In deciding what controls to implement, employers will need to consider what is reasonably practicable. Employers should first consider the controls that are the least intrusive to employees. Other controls could include:

  • Providing appropriate sanitary items such as tissues, no-touch rubbish bins, hand soap and hand sanitiser
  • Creating a regular cleaning and sanitisation plan for their store of frequent touch points (door handles, Eftpos machines, phones) and common areas
  • Encouraging staff to get Covid / flu vaccines, consider providing funding or time off to enable them to get them
  • Hanging signage in common areas reminding people about good hygiene practices
  • Encouraging social distancing in your store and reviewing store layout to ensure social distancing is possible
  • Ensuring people stay home if unwell
  • Reviewing and improving ventilation systems in store

Employers must have a legitimate need to know a potential employee’s vaccination status in order to ask them for that information. The role you are looking to fill must have been identified as high risk of catching and transmitting Covid (as above, higher than the risk the worker would face out in the community), or where the information is material to an organisation’s health and safety plan.

Mandating regular Covid testing would be considered a change or addition to an employee’s original terms and conditions of employment. In order to require this, you would need to be confident that your current risk profile still requires it, and that you aren’t able to implement other (less invasive) controls to manage the identified risk. You need to consult with impacted staff, and thoroughly consider their feedback prior to implementing this requirement.

Even though mask mandates have been removed (aside from in healthcare settings including doctors’ clinics, pharmacies — but not those inside supermarkets, hospitals, dentists, residential care facilities) some places such as workplaces, stores or special events may ask people to wear a mask as a condition of entry. In order to require this, you need to be confident that your current risk profile still requires it, and that you aren’t able to implement other controls to manage the identified risk.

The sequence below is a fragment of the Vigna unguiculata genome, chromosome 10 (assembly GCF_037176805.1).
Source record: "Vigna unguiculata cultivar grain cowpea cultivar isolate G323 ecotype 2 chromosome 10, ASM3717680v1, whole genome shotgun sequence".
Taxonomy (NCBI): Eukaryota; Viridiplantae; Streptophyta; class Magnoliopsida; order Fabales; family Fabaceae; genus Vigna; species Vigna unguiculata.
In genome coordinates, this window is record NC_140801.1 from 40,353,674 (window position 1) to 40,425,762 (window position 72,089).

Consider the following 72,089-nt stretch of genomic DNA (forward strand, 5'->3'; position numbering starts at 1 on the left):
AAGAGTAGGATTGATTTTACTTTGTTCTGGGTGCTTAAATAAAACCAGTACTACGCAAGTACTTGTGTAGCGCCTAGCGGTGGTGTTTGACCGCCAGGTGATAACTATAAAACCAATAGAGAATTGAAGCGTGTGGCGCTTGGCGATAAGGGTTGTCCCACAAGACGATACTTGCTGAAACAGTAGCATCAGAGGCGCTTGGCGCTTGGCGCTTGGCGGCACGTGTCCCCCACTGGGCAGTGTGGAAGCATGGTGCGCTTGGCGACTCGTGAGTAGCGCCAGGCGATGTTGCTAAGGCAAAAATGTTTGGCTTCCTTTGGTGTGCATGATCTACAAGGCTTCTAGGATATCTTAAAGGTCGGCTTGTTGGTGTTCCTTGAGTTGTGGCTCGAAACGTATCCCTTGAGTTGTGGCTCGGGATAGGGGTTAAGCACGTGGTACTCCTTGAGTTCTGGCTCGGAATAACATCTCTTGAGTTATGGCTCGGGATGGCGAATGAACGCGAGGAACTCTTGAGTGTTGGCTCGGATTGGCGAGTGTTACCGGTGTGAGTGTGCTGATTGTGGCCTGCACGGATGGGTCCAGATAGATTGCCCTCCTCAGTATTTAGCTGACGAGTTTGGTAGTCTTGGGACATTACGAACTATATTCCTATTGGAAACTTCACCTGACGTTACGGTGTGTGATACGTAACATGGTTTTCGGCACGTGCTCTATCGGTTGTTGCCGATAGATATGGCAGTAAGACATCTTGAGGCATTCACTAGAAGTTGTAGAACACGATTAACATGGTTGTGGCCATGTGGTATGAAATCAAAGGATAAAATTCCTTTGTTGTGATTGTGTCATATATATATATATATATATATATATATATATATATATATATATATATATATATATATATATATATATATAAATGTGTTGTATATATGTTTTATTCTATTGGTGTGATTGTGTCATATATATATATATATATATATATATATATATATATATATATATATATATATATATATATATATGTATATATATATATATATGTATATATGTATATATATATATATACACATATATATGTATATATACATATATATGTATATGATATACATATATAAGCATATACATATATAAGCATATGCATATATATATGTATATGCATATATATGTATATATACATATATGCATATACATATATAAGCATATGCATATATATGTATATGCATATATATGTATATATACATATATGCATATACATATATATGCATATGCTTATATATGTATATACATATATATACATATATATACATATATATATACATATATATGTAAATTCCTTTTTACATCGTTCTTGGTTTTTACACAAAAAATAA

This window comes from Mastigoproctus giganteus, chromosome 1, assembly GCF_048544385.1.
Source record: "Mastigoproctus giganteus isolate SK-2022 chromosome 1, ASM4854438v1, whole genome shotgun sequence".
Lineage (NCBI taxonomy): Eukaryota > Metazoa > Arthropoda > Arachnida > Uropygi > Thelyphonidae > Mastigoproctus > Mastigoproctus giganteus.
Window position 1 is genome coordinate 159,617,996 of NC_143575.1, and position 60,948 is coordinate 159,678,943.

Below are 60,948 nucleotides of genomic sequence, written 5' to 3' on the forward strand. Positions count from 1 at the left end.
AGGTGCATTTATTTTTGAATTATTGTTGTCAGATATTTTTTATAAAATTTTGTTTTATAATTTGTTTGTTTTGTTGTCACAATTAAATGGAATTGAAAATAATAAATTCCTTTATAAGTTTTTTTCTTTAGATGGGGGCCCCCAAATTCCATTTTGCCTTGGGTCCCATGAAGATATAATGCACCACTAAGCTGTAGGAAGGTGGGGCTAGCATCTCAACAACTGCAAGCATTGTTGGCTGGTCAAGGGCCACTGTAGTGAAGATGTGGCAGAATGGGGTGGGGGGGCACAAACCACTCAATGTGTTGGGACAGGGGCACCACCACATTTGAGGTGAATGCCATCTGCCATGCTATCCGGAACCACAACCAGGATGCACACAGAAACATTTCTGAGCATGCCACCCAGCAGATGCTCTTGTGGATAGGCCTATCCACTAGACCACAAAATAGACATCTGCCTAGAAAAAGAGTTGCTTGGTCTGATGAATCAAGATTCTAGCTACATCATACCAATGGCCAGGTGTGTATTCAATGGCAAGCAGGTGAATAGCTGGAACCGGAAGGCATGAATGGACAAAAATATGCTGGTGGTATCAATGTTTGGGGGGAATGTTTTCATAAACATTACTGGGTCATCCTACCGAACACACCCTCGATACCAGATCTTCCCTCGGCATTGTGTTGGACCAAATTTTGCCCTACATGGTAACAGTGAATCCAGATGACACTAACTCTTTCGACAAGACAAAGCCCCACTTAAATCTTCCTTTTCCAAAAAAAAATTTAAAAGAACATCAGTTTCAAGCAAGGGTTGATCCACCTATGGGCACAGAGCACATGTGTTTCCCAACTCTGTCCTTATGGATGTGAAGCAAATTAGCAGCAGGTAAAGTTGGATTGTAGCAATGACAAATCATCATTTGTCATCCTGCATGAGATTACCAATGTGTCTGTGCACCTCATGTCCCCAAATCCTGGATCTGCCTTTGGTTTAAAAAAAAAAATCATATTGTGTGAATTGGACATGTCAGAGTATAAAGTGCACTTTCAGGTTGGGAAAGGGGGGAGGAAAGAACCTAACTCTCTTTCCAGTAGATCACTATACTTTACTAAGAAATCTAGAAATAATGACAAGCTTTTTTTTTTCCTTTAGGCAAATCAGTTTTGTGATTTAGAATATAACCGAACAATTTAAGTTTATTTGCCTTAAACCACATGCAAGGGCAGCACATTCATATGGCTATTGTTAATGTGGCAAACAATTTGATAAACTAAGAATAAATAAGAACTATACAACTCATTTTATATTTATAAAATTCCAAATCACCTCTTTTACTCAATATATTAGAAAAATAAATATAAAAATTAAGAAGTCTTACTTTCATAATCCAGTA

If you are considering requiring mask wearing for your employees, you need to first consult with the impacted staff, and thoroughly consider their feedback, in addition to your risk assessment prior to implementing the requirement.

There are a number of reasons why people are still choosing to wear masks in the community, and we encourage everyone to be supportive and understanding of this, as it may be that they have been recently unwell or have an immune comprised family member at home that they are trying to keep well.

Principle 9 of the Privacy Act 2020 states organisations should not keep personal information any longer than required.

Information collected for the purpose of determining whether a person is vaccinated is protected by section 34B of the COVID-19 Public Health Response Act 2020 and can only be used for the purposes of the COVID-19 response.  In particular, the employer can only hold, store, use or disclose the information for the purpose of:

  1. Ascertaining that the individual is vaccinated;
  2. Demonstrating or ascertaining compliance with the COVID-19 Public Health Response Act 2020 or a COVID-19 Order;
  3. Enforcing the Act or Order; or
  4. The Health Act.

We advise regularly reviewing what personal information your organisation is holding on file and checking whether you still need to collect and keep it, and if not, securely destroying it. 

For example if you implemented a vaccine mandate, and have now undertaken a risk assessment and deem this is no longer required – you must no longer keep vaccination records on file, appropriately delete or destroy them, and inform your team that you have deleted these records.

This will include information you have collected from visitors for contact tracing.

Did you know that as a member of Retail NZ, you get unlimited access to our Advice Service and variety of resources, which can guide you in staying updated about the current COVID-19 restrictions and sick leave policies, ensuring you meet all of your obligations. Check out our other member benefits, and how to join here

If you have any questions or would like help understanding the current COVID-19 guidelines, get in touch with our Advice Service on 0800 472 472 (1800 128 086 from Australia) or email [email protected].

Updated January 2024.